Archaeologists from the Odense Museum have found the oldest runic inscription in Denmark, carved on the blade of a nearly 2000-year-old knife. The knife was discovered beneath the remains of an urn grave in a small cemetery east of Odense and dates back to the year 150 AD.

The museum’s curator, archaeologist Jakob Bonde, states: This is a unique find of national significance. The runes on the knife are 800 years older than those on the Jelling Stones. Encountering such an ancient and complete written language is a unique experience. It’s one of the most astonishing things an archaeologist can come across because it’s an incredibly rare find.

With a discovery like this in hand, humans get to experience coming face to face with the past. A runic inscription is like finding a message from ancient people. You can almost hear their voices. Additionally, the discovery of the knife with runes provides the museum with a fantastic opportunity to connect the past with the present.

The knife’s runes are written in the oldest runic alphabet known, making the new find a crucial part of understanding and interpreting the earliest use of writing in Denmark and the Nordic region.

The inscription itself consists of five runes ending in three notches. The text is interpreted as the word hirila which in Old Norse may mean “small sword”.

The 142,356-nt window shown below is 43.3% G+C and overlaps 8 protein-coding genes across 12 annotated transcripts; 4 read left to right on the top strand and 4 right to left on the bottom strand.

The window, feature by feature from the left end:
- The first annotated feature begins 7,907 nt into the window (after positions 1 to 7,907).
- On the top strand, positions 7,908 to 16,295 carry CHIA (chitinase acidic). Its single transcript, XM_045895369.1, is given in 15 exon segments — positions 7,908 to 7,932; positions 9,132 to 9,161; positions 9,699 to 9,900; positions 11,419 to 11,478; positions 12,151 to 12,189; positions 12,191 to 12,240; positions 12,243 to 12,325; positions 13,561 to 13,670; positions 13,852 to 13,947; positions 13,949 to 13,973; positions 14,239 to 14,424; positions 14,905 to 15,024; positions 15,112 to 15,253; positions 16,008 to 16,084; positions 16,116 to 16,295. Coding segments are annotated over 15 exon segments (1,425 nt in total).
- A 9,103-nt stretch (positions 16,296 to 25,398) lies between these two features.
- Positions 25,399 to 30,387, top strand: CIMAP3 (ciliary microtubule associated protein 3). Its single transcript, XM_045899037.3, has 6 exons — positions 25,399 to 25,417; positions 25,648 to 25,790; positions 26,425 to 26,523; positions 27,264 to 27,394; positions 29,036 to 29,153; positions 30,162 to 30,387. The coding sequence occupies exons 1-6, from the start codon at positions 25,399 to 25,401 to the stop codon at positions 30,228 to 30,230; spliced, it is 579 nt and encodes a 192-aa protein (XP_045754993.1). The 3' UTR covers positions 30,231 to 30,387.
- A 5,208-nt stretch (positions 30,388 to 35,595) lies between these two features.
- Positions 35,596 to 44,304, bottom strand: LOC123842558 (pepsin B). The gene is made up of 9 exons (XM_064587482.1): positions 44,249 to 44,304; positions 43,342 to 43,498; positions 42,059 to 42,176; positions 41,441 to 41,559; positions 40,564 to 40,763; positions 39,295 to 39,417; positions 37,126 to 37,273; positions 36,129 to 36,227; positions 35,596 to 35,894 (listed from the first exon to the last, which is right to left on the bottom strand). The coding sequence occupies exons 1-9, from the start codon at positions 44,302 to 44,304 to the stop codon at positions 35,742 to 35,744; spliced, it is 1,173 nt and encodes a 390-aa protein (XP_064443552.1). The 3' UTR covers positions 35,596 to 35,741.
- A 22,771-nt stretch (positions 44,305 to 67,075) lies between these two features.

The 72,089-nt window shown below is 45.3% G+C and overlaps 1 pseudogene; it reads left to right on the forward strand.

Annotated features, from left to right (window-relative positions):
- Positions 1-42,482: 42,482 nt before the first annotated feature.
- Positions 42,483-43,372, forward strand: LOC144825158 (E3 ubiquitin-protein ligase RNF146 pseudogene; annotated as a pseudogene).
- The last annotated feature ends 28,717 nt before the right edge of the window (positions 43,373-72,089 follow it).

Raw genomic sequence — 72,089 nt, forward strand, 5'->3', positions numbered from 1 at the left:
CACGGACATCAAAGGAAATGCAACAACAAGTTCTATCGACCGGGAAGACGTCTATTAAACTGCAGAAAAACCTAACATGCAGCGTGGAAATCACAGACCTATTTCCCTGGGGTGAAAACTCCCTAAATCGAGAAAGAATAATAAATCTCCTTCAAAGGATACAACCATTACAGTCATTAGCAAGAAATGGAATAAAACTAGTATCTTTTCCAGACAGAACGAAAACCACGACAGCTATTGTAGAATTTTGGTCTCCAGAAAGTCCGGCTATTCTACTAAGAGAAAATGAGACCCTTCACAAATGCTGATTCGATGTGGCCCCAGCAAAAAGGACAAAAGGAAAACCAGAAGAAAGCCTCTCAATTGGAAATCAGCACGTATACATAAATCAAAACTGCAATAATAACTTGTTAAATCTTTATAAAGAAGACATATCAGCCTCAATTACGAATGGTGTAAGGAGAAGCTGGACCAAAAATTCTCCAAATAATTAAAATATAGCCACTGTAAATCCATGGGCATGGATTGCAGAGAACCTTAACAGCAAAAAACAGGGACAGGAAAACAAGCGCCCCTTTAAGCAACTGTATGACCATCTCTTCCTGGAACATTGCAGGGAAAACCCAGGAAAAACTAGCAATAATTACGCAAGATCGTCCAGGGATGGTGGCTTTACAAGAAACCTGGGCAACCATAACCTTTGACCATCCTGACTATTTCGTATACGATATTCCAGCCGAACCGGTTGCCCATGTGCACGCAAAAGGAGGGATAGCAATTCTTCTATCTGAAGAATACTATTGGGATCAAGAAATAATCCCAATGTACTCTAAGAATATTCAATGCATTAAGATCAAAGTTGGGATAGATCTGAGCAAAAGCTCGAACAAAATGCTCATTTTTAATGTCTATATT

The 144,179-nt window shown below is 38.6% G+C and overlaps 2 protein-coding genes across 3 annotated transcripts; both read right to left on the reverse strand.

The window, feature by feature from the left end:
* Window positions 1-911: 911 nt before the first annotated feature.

The Odense Museum archaeologists cannot confirm whether hirila is the name of the knife or its owner. However, there is no doubt that it was a cherished possession that ended up in a grave near Odense almost 2000 years ago.

According to archaeologist Lisbeth Imer from the National Museum of Denmark: It’s incredibly rare for us to find runes as ancient as those on this knife, and it’s a unique opportunity to learn more about the oldest written language in Denmark and, therefore, also about the language spoken in the Iron Age. In that ancient era, literacy was not widespread, so knowing how to read and write was associated with special status and power. At the beginning of runic history, the literate formed a small intellectual elite, and the earliest traces of these people in Denmark are found in Funen.

Only once before had runes with the same date as the “Little Sword” been found. In 1865, a small bone comb with the inscription harja, also dated to 150 AD, was found in Vimosen, west of Odense. The comb can be seen in the National Museum of Denmark.

The museum’s curator, archaeologist Jakob Bonde, says: It’s spectacular that the oldest runes have been found within a few kilometers in Funen. We can’t say for sure if there’s a connection, but it shows how rare it is for archaeologists to make such discoveries. We can assert that the discovery of the ‘Little Sword’ is a centennial event.


Museum Odense

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